Protein deficiency can slow down muscle recovery, increase insulin, and a weaken immunity. Lack of sufficient protein can cause muscle soreness even 3-4 days after a workout, leave you fatigued, cause loss of lean muscle and hair, increase hunger and sugar cravings, and make it difficult to concentrate. Consume 0.8 gms protein per kg of your body weight every day.
There’s a lot of confusion about fats and carbs1, but we can all agree that we need proteins. A large body of evidence shows that protein enhances muscle growth and fat loss.
Most diets nowadays encourage high protein consumption, but some folks still don’t eat enough proteins. Or maybe you’re not sure how much protein you should eat per day.
The amount of protein you need may vary depending on your age, the level of activity, muscle mass and your health. But according to Dietary Reference Intake (DRI) you need to consume 0.8 grams per kilogram of your body weight per day– that’s equivalent to 0.36 grams per pound.
Well, this amount is enough to prevent protein deficiency, but studies show that a higher protein intake is better for optimal health and body composition. And if you’re an athlete or a highly active person – your body needs more protein.
10 Signs You Need More Protein In Your Diet
If you’re not sure whether you’re eating enough protein or not – here are 10 signs you need more protein in your diet.
1. Slow Muscle Recovery
It’s normal for muscles to get sore after an intense workout. But if you’re still sore 3 or 4 days later, it could be an indicator you’re not eating enough protein. Naturally, slow muscle recovery will slow down muscle growth.
The body uses protein to repair and rebuild muscle. This study2 and many others show that proteins are the most important nutrient for improving recovery.
According to this study3, athletes need 1.8 -3 grams per kilogram of body weight per day for optimal results. So keep your protein intake high if your workouts are intense. Consuming proteins right after the workout doesn’t improve recovery – just make sure you meet your daily protein intake goals no matter what time you eat.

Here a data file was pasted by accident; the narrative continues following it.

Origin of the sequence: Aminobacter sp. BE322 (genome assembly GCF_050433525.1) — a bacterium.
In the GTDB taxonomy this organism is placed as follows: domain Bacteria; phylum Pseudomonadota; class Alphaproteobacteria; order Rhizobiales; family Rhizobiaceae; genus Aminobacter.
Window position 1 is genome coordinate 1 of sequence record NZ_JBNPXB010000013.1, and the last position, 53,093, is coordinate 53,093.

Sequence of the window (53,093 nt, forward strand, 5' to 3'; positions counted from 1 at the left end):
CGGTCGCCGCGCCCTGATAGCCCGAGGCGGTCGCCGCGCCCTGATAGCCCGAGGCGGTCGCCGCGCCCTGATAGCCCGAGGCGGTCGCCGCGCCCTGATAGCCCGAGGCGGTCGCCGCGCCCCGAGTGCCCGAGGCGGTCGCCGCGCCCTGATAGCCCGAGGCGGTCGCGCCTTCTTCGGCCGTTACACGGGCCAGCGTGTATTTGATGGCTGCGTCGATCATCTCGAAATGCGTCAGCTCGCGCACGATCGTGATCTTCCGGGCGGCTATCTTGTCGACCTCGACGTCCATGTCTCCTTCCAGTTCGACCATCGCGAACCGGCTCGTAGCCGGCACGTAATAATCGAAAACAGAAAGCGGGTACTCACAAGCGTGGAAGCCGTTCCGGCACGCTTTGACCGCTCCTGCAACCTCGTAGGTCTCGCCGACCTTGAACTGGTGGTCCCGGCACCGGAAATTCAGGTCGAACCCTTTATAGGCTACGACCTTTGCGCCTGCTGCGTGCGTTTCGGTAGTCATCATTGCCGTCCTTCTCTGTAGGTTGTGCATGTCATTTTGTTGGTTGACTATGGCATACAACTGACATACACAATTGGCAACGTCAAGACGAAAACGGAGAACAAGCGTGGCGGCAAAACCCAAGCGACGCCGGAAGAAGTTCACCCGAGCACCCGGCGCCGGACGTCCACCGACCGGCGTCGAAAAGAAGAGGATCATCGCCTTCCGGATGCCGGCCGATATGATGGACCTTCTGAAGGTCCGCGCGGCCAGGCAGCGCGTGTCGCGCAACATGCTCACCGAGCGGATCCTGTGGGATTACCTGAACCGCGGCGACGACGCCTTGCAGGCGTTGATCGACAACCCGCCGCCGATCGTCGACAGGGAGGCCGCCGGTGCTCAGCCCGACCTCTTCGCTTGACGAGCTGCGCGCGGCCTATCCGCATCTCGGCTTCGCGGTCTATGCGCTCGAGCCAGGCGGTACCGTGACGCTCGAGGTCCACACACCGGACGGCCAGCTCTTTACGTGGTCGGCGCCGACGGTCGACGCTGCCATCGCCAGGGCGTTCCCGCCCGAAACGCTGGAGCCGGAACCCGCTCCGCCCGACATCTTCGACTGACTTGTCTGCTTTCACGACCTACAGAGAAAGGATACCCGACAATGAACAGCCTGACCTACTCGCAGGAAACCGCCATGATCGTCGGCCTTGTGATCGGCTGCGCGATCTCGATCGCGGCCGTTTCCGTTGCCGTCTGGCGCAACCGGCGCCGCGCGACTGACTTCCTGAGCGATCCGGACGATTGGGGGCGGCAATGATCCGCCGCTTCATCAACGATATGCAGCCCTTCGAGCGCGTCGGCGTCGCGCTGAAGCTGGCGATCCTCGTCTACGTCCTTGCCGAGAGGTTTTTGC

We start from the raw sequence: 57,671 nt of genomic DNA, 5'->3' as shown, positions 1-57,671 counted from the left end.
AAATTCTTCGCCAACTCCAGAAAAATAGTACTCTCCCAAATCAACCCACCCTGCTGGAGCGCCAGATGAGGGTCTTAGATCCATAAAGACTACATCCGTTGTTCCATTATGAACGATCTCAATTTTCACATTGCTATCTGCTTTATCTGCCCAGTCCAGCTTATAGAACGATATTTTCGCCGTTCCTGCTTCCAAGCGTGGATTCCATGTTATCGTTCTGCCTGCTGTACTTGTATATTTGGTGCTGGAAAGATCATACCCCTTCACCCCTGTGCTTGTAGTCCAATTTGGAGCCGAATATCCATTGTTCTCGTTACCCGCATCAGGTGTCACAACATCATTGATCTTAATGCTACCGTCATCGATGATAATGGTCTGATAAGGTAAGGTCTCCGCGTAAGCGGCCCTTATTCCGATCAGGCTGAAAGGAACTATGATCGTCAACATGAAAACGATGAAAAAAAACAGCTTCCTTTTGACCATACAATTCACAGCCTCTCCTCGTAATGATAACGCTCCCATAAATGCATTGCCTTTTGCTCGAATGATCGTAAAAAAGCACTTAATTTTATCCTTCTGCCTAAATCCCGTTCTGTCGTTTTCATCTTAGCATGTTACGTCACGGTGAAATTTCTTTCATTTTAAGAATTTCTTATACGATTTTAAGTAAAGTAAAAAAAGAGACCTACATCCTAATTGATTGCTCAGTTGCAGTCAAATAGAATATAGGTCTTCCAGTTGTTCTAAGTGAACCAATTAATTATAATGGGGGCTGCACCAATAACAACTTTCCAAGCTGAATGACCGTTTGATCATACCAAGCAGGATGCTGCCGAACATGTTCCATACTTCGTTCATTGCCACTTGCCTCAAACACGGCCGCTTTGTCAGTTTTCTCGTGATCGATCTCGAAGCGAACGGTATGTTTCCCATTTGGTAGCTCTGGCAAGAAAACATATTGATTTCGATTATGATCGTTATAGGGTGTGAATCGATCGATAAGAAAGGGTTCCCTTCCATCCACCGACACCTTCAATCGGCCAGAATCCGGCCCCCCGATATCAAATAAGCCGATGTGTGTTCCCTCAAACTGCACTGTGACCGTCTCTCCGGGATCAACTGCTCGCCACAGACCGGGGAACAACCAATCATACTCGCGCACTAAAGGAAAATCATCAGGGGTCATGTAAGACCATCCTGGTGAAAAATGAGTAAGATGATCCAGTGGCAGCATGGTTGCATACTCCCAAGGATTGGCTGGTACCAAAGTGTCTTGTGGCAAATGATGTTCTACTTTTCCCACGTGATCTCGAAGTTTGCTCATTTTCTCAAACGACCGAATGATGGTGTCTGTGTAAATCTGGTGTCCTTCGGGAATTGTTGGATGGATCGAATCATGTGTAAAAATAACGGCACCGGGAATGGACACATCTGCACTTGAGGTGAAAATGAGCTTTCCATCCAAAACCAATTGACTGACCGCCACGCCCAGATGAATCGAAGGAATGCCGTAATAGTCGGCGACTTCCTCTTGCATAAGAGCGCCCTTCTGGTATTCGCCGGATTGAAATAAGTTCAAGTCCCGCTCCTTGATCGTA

It’s worth noting that animal protein is better than plant protein because it contains all essential amino acids for the body. Here are some healthy animal proteins you should add to your diet: beef, fish, chicken, eggs, and so on.
2. Getting Sick Frequently
Protein strengthens the immune system and activates bacteria and white blood cells, which fight diseases. A low protein intake reduces the functionality of these cells and consequently weakens the immune system.
A weak immune system makes you more prone to allergies and common illnesses like cold and flu. If you keep getting sick and you’re in good health – low protein intake might be the cause of it.
Note that there are other factors that affect your immune system. So other than increasing protein intake, you should also – exercise regularly, eat fruits, avoid smoking and so on. In short, adopt healthy habits.
3. Loss Of Muscle And Strength
This study4 conducted on older men and postmenopausal women found that subjects who were on a low-protein diet lost more lean muscle, despite maintaining a similar calorie deficit as the subjects on a high-protein diet.
Another study5 where subjects were divided into two groups – a high-protein group (1.6g per kg) and a low-protein group (0.8g per kg). They both maintained a deficit of 500 calories. Even though the weight lost didn’t differ, the high-protein group lost more fat and maintained lean muscle mass.
These two studies clearly show that high-protein diet will help retain more muscle. And low protein intake will lead to loss of both fat and muscles. And as you would expect, loss of muscle will lead to loss of strength.
Eating adequate protein may not be enough to retain muscle mass if you’re on a deficit, do strength training to prevent loss of muscle.
4. Feeling Weak And Fatigued
Generally, a low-calorie intake will make you feel weak and tired. The same is true with a low protein diet, especially if you’re an active person. You need more protein if you do strength training or cardio.
When you exercise, protein synthesis increases in the muscles; therefore, you need more protein to fuel the protein synthesis. But when the body doesn’t get enough amino acids it becomes weak and fatigued.
I may also note that low protein makes blood sugar levels unstable. The body needs proteins to stabilize blood sugar, so when it doesn’t get enough we experience highs and lows in energy and moods.
Before you conclude your fatigue is due to low protein intake, make sure you’re getting enough sleep6 and you’re not overtraining.
5. Hair Loss
Did you know that hair is made of protein? So a low protein intake may lead to hair loss.
If you don’t eat enough protein, the body will use the available protein for important functions and reduce supply to less important parts like hair.
Animal protein is the best for improving hair health. Once you increase protein intake, your hair health will be back to normal. Note that dry hair is an early sign of poor hair health.
6. Increased Cravings
I mentioned that protein is important for keeping blood sugar levels stable. Eating enough protein will reduce insulin spikes which are known to cause sugar and sweet cravings.